School Library Journal (4/1/14)
Reading Level: 1.0
Interest Level: P-2
Lexile: AD590L

From the team who brought you The Fantastic Flying Books of Mr. Morris Lessmore comes an alphabet tale extraordinaire!

Once upon a time there was no alphabet, only numbers…

Life was…fine. Orderly. Dull as gray paint. Very…numberly. But our five jaunty heroes weren’t willing to accept that this was all there could be. They knew there had to be more.

So they broke out hard hats and welders, hammers and glue guns, and they started knocking some numbers together. Removing a piece here. Adding a piece there. At first, it was awful. But the five kept at it, and soon it was…artful! One letter after another emerged, until there were twenty-six. Twenty-six letters—and they were beautiful. All colorful, shiny, and new. Exactly what our heroes didn’t even know they were missing.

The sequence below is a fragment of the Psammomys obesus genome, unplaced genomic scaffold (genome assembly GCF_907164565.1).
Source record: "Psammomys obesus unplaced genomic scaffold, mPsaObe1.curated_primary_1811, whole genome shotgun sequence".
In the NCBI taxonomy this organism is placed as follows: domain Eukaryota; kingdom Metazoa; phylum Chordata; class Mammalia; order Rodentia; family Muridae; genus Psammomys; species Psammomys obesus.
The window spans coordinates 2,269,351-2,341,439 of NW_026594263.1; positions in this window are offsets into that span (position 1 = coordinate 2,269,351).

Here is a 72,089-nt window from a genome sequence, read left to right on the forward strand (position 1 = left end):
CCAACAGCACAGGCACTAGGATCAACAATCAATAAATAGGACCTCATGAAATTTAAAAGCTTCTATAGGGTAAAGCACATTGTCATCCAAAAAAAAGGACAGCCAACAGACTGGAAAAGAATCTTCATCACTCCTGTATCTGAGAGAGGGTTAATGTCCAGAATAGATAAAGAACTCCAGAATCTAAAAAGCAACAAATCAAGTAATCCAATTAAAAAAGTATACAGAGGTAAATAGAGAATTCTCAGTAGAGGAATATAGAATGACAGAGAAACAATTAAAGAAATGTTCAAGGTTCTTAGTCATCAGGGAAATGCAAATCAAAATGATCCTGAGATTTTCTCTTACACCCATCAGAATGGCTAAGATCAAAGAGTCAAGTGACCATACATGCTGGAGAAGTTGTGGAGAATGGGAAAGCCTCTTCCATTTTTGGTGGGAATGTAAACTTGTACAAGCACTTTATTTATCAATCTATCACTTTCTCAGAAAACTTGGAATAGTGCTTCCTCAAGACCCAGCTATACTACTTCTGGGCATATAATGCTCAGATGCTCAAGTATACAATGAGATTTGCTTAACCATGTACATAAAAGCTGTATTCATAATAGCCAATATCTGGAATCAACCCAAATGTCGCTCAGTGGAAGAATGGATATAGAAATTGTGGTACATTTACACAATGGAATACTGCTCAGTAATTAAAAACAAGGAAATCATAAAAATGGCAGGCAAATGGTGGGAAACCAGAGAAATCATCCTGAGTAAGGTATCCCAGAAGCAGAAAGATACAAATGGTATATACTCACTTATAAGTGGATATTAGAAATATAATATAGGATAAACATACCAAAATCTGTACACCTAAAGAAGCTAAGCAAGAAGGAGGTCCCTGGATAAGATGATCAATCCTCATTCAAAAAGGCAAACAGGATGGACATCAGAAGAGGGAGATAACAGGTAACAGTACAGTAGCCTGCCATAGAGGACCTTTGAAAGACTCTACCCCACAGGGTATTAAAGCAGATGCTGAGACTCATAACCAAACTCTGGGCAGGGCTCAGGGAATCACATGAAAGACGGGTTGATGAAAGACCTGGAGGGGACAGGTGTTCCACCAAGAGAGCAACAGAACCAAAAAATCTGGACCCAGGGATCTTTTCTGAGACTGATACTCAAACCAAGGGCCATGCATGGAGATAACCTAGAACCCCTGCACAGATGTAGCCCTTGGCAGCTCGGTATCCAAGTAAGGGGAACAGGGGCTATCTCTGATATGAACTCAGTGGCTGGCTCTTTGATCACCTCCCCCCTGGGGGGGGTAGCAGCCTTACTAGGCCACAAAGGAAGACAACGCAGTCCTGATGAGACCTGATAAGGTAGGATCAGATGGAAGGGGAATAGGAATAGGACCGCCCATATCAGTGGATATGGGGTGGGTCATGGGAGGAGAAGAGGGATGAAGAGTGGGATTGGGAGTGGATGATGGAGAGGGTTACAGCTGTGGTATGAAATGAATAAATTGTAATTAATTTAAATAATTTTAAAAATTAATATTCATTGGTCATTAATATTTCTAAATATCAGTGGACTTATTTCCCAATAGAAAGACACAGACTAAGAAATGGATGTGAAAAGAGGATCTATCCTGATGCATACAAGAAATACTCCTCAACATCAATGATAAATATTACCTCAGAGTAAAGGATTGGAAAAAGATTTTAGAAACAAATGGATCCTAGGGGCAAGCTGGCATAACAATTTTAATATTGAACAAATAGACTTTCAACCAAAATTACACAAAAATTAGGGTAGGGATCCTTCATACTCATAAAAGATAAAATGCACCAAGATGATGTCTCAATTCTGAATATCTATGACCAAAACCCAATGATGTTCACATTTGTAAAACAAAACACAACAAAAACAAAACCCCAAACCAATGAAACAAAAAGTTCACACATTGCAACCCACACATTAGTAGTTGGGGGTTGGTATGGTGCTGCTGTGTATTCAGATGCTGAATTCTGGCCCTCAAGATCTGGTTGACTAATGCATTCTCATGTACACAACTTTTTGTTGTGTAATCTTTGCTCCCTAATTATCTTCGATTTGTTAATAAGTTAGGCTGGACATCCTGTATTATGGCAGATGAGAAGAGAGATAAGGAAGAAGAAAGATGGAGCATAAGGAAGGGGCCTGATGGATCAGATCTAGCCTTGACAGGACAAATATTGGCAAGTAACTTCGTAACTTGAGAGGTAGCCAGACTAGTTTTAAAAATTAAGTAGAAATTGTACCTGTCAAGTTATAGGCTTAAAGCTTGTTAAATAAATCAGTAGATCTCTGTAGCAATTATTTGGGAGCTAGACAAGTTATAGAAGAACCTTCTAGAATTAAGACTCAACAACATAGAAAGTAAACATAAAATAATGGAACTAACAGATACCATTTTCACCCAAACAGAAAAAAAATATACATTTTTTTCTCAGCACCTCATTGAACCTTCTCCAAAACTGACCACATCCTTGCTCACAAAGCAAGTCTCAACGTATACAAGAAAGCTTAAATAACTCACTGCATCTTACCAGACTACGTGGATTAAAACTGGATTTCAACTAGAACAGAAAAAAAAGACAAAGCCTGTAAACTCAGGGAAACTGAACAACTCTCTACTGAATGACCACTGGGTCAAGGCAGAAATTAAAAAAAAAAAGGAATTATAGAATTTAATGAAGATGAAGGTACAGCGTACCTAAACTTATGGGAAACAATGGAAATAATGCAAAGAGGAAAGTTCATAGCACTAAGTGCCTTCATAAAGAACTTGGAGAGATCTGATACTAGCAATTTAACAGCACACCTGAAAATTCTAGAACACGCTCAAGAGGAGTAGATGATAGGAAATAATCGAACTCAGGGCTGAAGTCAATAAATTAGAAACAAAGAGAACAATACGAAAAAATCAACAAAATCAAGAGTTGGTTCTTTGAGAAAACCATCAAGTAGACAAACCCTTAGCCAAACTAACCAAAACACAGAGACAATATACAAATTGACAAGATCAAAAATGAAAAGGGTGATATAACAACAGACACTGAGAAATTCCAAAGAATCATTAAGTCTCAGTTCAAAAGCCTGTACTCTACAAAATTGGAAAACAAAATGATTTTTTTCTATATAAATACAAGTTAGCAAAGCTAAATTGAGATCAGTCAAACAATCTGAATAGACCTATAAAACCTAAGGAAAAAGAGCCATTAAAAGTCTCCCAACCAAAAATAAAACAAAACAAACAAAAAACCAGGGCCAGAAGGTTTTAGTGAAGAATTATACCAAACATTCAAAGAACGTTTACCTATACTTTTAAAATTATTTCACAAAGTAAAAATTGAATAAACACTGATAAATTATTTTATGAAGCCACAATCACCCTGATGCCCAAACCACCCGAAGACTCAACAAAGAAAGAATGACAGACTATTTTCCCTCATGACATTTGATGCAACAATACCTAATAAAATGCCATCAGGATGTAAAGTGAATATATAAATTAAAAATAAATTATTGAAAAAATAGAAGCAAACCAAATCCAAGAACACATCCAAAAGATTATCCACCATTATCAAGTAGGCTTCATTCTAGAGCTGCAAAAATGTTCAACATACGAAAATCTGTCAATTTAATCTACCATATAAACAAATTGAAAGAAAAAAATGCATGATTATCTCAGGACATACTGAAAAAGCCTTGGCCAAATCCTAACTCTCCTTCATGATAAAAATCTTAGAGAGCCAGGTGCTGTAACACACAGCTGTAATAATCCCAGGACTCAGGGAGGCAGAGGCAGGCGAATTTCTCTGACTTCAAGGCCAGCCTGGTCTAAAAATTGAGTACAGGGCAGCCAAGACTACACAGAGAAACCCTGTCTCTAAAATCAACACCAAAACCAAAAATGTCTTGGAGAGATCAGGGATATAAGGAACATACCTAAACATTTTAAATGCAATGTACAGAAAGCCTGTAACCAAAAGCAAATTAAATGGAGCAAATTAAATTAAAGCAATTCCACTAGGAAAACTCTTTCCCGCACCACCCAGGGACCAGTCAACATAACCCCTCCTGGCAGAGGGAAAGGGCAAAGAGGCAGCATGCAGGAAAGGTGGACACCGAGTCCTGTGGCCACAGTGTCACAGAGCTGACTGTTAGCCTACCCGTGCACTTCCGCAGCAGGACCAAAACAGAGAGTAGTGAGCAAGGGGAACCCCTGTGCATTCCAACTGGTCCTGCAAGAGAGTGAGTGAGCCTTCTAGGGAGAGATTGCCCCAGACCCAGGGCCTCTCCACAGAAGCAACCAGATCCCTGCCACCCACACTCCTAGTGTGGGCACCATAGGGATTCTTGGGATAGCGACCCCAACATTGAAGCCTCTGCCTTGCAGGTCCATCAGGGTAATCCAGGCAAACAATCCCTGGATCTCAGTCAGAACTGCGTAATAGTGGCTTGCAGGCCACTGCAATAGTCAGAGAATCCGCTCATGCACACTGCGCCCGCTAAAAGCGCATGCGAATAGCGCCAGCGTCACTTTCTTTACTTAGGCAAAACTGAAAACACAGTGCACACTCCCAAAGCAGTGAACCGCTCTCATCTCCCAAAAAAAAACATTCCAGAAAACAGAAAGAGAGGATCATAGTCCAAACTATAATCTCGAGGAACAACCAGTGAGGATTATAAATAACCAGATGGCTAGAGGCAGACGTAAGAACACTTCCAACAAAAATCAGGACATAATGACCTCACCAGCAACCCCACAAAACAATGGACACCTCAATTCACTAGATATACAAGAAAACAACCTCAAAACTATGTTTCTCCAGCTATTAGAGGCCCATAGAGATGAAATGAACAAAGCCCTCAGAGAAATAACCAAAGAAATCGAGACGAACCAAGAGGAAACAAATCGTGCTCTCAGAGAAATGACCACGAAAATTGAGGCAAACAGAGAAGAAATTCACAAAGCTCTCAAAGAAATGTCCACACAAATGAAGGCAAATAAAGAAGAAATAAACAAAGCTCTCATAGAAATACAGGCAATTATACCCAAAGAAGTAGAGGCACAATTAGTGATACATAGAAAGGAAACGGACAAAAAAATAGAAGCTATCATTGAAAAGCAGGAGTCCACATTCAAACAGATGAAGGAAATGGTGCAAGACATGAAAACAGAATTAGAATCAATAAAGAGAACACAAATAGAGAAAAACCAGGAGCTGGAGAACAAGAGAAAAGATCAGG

And when the letters entered the world, something truly wondrous began to happen…Pizza! Jelly beans! Color! Books!

Based on the award-winning app, this is William Joyce and Moonbot’s Metropolis-inspired homage to everyone who knows there is more to life than shades of black and gray.